That American white supremacism once more reared its ugly head last weekend was not shocking; it’s been experiencing a resurgence for several years. That president Donald Trump equivocated about condemning it was also, sadly, no surprise. What’s troubling is how ambivalent much of America has been about it.
That might not be your impression if you read the mainstream media, which have relentlessly covered the liberal outrage at Trump’s remarks and the hasty attempts by business leaders, public intellectuals, and certain Republican politicians to distance themselves from him. But many Republican lawmakers have not spoken up, and 40% of Americans, according to one poll, agreed with Trump that both sides were equally responsible for the Charlottesville violence.
For the opponents of racism, this is a difficult moment. As a prominent Democratic strategist observed this week (paywall), a shrill focus on racial injustice risks making the party seem as if it cares only about ethnic minorities. Moreover, the intense public and media attention on what are, in fact, very small groups of extremists both amplifies their message and builds sympathy for them as underdogs. All this risks making that ambivalent 40% even more ambivalent.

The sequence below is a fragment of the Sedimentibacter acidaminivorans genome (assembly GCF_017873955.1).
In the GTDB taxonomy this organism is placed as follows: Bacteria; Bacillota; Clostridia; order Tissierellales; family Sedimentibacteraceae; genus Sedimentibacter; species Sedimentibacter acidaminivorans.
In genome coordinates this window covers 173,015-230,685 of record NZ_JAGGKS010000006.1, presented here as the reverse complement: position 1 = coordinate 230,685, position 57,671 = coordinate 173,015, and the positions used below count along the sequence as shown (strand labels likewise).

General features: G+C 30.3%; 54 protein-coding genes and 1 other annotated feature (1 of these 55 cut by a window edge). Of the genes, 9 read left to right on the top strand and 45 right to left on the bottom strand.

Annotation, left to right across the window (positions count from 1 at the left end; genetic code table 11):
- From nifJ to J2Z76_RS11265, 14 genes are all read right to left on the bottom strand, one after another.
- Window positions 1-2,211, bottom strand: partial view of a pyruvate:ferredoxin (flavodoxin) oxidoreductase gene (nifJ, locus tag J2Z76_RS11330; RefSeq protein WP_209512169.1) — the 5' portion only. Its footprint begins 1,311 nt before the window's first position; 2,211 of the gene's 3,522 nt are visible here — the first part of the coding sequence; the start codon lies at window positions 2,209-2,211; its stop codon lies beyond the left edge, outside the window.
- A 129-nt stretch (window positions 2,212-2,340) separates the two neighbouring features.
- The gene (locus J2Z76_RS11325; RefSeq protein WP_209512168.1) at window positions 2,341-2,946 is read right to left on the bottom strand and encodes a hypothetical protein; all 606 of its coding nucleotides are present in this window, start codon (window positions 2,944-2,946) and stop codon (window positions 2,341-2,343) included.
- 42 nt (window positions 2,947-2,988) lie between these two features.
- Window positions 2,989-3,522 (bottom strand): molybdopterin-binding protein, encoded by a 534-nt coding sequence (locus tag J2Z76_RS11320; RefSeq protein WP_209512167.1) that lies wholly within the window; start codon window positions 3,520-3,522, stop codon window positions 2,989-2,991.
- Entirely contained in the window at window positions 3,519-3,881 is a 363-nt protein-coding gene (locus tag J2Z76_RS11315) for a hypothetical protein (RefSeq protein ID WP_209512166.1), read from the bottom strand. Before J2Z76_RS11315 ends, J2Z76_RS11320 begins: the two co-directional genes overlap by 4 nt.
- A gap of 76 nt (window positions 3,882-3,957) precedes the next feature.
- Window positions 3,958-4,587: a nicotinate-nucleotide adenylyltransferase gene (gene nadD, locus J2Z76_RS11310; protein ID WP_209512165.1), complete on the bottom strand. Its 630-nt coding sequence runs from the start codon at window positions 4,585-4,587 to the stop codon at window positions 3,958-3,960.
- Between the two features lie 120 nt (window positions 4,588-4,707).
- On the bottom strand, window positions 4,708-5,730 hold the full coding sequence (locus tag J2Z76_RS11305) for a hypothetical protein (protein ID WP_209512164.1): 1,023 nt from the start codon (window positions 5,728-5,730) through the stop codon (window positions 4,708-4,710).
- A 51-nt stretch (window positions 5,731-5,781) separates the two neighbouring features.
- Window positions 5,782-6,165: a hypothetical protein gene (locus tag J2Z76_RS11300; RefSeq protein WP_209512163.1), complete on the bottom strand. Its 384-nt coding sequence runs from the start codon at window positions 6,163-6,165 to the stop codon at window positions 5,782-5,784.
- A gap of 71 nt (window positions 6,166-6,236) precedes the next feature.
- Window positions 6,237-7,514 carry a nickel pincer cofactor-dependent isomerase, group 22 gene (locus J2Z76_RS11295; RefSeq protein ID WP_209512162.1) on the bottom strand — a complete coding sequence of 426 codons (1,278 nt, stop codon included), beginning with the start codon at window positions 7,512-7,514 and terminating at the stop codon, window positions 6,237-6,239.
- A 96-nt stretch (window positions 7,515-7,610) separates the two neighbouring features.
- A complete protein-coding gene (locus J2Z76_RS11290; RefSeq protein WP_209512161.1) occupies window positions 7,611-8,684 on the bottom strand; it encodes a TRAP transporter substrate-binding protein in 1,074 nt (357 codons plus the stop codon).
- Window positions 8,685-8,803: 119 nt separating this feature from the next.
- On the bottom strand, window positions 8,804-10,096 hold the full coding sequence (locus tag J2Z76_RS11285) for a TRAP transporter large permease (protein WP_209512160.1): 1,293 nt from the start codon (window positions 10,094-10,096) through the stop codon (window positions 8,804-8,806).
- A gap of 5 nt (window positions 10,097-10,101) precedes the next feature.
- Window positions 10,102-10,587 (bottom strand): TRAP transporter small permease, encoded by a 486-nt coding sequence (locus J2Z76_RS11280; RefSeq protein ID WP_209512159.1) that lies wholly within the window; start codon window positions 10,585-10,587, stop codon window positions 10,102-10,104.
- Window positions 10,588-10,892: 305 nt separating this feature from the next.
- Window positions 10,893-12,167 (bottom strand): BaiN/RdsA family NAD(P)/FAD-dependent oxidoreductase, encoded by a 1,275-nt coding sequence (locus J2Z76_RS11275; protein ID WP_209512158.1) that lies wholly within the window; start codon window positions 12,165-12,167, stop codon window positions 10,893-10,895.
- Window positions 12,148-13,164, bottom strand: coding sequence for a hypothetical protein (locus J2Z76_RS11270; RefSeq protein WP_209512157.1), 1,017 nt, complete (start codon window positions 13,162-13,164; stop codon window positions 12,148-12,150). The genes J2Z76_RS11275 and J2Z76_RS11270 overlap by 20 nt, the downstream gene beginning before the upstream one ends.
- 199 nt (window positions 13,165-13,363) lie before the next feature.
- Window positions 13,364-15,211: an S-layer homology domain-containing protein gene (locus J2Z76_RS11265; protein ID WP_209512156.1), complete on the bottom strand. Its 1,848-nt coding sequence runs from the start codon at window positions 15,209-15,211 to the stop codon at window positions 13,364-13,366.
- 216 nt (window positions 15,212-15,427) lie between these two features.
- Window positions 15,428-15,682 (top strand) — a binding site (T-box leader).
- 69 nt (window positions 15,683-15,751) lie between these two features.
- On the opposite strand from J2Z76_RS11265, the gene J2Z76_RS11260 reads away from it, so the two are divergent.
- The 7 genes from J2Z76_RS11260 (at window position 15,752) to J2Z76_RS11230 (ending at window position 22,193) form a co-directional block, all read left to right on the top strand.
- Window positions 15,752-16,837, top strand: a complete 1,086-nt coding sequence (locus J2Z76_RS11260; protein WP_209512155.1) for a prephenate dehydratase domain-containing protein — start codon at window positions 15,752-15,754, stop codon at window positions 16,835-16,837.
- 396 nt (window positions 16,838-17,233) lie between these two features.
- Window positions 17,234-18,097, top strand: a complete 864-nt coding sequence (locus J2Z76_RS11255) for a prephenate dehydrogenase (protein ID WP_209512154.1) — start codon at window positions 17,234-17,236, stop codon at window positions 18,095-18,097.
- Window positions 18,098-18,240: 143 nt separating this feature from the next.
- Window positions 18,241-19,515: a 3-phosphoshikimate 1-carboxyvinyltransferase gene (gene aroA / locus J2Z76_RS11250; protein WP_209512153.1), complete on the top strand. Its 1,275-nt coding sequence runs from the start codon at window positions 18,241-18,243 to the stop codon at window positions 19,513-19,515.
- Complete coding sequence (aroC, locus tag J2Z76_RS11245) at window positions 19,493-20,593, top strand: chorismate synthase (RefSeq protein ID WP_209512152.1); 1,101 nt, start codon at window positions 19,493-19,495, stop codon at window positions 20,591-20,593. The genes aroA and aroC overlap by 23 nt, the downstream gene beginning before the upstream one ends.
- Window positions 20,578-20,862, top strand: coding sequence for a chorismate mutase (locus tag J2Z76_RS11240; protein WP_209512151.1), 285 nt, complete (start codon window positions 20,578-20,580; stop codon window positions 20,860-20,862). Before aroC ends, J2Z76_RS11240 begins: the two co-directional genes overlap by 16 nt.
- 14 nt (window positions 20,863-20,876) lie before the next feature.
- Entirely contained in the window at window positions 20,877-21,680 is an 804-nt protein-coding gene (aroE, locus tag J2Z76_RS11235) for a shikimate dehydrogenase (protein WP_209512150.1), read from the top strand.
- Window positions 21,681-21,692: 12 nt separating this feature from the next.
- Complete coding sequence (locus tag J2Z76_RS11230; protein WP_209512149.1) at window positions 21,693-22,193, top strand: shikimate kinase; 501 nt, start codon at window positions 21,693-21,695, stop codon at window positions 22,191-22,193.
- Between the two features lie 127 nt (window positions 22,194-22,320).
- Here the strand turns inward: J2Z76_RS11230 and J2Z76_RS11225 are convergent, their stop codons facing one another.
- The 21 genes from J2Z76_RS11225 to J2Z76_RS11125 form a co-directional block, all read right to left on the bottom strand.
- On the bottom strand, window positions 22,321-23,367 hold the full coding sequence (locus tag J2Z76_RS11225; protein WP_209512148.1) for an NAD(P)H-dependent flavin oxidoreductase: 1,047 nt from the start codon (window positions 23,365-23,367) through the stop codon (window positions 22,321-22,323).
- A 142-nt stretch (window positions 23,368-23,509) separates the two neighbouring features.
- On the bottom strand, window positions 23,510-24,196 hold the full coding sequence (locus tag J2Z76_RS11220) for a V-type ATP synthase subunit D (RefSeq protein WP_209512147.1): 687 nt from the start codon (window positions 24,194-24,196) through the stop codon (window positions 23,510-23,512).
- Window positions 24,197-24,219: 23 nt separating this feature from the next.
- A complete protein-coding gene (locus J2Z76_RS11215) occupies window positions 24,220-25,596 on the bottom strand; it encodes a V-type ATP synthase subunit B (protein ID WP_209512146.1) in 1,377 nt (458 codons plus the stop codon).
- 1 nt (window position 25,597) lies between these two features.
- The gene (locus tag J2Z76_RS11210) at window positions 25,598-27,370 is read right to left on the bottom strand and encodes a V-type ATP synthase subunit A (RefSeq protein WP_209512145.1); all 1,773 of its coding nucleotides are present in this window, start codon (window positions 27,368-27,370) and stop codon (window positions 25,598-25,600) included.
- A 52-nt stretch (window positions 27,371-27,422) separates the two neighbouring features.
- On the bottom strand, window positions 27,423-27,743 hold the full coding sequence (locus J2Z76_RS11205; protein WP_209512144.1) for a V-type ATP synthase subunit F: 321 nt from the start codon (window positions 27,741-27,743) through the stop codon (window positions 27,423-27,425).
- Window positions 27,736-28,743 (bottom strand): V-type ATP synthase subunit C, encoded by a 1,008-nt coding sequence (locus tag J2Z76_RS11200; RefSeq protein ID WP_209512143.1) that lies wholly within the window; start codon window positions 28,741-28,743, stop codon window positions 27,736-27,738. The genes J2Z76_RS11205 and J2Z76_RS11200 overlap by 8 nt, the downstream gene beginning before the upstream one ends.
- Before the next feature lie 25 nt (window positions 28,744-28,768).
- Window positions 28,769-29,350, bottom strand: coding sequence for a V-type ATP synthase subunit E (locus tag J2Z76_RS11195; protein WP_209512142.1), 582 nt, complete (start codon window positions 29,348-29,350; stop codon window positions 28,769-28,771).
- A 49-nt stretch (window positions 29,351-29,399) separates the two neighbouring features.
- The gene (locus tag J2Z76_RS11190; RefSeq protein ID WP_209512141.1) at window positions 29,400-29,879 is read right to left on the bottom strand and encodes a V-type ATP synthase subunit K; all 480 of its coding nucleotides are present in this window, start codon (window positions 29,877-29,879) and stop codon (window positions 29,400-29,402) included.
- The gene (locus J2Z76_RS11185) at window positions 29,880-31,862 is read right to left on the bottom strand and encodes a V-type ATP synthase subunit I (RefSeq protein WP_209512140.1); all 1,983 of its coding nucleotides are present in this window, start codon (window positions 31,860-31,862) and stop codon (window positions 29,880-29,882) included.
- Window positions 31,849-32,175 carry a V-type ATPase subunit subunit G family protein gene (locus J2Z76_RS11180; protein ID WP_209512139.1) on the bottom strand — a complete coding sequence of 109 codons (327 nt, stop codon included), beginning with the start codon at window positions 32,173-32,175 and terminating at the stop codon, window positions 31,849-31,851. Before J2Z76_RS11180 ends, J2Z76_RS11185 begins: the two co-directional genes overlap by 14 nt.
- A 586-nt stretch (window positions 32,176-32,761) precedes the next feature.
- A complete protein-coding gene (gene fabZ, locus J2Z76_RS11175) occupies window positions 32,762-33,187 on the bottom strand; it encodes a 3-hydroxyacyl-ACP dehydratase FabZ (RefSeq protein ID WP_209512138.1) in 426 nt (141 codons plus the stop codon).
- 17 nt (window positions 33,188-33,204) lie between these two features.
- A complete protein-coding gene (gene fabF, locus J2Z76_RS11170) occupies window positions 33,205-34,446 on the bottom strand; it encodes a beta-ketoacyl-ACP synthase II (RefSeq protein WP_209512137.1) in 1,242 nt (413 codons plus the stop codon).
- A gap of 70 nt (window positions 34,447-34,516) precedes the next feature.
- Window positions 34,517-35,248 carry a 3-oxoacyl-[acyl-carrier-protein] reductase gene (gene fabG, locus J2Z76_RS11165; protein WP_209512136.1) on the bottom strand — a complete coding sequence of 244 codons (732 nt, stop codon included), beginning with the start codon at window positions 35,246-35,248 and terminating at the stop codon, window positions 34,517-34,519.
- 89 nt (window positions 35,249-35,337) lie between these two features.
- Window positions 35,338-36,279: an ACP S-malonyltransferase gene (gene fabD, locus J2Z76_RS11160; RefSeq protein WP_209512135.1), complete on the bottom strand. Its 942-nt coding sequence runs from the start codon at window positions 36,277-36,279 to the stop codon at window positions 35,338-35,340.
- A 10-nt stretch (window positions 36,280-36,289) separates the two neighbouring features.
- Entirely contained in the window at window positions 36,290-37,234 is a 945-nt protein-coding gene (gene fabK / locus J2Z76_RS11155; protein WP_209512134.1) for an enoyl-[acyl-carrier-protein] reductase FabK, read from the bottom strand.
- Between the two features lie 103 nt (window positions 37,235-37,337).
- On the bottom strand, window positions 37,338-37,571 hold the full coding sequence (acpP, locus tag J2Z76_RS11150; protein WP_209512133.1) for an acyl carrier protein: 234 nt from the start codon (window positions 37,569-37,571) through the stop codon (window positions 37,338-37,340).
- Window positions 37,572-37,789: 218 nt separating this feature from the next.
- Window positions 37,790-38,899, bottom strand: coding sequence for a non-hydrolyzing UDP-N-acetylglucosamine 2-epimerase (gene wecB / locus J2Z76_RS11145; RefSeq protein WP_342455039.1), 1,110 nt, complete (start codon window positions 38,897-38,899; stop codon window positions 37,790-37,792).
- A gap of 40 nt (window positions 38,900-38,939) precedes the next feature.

And yet, what option is there but to take an unambiguous stand against racism? It’s precisely through tolerance for ambiguity, through the tacit acceptance of moral equivalence, and through the reluctance to challenge hatred that prejudice is normalized. That is how democratic societies accept fascism—not in a joyous embrace but with a quiet, what-can-you-do shrug.
This was published as part of the weekend edition of the Quartz Daily Brief, our round-up of the world’s most important news. Sign up here for the newsletter, tailored for morning delivery in Asia, Europe and Africa, or the Americas.